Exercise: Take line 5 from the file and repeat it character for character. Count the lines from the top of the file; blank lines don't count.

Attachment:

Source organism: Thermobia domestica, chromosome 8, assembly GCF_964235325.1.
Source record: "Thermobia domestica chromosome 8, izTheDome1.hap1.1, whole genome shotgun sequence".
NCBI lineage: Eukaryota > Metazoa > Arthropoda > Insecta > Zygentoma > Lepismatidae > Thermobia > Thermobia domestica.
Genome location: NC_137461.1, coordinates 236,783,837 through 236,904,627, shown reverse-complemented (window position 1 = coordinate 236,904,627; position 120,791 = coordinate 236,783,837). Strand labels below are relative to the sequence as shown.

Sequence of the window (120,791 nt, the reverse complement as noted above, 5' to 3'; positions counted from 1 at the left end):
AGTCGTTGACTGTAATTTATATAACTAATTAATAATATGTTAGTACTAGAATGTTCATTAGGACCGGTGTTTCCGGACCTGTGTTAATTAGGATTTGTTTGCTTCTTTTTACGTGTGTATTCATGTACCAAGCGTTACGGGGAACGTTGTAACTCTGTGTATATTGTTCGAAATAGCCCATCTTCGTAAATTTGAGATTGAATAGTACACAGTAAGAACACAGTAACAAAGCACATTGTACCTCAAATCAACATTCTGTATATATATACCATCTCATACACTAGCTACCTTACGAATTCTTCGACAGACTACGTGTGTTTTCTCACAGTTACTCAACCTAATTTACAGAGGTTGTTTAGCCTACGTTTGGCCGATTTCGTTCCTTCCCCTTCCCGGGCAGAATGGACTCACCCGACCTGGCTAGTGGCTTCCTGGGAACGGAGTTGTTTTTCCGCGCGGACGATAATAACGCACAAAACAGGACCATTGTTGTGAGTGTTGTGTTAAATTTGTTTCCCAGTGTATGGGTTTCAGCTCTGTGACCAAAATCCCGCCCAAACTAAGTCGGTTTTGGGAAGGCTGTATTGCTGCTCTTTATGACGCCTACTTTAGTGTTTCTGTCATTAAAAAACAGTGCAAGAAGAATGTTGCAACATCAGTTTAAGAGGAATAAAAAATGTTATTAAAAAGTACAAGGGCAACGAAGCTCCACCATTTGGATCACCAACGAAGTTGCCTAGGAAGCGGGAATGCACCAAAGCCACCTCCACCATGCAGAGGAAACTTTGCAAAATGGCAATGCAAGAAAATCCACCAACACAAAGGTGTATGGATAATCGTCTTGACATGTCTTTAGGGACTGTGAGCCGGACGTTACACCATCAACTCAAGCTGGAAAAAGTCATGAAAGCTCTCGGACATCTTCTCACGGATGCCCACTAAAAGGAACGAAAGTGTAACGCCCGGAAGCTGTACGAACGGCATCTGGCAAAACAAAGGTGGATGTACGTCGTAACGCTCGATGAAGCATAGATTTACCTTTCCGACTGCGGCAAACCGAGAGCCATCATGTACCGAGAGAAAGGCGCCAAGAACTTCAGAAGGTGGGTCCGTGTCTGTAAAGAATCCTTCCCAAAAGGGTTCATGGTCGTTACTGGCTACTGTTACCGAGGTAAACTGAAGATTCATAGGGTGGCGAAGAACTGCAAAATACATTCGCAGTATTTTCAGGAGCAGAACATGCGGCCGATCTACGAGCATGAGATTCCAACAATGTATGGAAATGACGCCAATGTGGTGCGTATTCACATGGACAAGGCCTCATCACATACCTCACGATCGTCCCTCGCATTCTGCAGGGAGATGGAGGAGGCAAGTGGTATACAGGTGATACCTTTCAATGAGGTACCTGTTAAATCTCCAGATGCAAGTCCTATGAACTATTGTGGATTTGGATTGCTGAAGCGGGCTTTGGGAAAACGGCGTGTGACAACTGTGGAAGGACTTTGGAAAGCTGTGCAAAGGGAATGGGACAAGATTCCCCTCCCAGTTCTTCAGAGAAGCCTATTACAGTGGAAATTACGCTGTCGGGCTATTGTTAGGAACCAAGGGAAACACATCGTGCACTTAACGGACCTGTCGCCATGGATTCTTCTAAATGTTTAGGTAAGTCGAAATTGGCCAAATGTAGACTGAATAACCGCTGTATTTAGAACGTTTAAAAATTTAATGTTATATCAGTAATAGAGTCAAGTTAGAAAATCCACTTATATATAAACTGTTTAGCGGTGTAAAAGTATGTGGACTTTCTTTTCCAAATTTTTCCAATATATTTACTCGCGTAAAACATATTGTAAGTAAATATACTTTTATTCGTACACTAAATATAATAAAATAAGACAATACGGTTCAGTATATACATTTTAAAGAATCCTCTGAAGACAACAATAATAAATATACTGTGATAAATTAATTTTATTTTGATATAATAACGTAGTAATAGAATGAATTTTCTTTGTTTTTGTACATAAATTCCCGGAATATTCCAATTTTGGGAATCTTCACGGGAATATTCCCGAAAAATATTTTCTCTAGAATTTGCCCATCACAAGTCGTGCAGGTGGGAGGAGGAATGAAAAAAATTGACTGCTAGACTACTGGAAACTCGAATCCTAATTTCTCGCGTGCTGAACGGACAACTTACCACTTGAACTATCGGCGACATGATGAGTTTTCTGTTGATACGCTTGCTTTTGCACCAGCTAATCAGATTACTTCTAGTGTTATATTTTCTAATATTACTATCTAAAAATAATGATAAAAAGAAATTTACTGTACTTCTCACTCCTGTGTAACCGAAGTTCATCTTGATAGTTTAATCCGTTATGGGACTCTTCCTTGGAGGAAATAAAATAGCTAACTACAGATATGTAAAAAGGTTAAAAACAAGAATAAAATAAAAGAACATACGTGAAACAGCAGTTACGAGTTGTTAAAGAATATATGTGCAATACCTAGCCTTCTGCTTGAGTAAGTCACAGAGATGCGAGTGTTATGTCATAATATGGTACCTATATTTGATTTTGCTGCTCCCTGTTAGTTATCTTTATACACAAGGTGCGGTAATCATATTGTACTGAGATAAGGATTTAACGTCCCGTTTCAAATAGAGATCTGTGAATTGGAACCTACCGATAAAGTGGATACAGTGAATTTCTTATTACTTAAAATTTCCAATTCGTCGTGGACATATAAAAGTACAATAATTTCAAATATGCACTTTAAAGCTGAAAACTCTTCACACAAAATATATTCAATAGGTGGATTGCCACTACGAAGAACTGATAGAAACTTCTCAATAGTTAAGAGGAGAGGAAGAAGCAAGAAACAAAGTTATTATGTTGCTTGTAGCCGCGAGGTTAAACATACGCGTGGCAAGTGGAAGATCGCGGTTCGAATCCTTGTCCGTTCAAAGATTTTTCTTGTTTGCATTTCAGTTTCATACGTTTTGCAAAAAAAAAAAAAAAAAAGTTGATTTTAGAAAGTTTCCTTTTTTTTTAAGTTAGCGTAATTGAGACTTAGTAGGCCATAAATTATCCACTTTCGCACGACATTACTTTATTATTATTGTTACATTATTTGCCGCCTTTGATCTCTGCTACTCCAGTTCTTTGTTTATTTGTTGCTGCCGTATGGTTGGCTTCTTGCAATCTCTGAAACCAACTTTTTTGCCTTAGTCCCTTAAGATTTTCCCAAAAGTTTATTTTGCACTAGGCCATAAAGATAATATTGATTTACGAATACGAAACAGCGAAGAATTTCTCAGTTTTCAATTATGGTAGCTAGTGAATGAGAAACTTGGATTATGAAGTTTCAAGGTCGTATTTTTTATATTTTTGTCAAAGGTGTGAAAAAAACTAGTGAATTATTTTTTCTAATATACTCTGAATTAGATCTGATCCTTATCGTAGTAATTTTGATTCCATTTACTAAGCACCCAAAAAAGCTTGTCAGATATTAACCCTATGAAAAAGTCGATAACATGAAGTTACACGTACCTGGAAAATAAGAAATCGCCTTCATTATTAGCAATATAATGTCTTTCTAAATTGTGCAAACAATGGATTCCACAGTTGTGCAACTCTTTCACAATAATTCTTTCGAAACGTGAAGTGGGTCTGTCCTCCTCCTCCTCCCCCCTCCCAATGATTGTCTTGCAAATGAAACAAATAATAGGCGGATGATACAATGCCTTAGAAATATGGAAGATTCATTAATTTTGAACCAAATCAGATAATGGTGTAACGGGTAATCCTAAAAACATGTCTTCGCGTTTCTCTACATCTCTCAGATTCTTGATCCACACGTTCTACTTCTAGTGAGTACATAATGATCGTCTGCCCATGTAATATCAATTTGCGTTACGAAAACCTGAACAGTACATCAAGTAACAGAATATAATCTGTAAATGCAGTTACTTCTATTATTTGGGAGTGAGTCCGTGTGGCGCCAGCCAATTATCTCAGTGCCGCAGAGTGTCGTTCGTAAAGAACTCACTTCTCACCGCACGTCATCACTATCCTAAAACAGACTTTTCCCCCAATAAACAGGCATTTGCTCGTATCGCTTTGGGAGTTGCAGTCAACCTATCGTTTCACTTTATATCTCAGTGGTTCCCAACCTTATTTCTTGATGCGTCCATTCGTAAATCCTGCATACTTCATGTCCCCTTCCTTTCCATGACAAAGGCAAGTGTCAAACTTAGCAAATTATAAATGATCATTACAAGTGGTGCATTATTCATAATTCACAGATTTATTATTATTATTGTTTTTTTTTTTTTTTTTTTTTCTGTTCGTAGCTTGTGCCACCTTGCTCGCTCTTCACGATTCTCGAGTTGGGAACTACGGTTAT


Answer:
Sequence of the window (120,791 nt, the reverse complement as noted above, 5' to 3'; positions counted from 1 at the left end):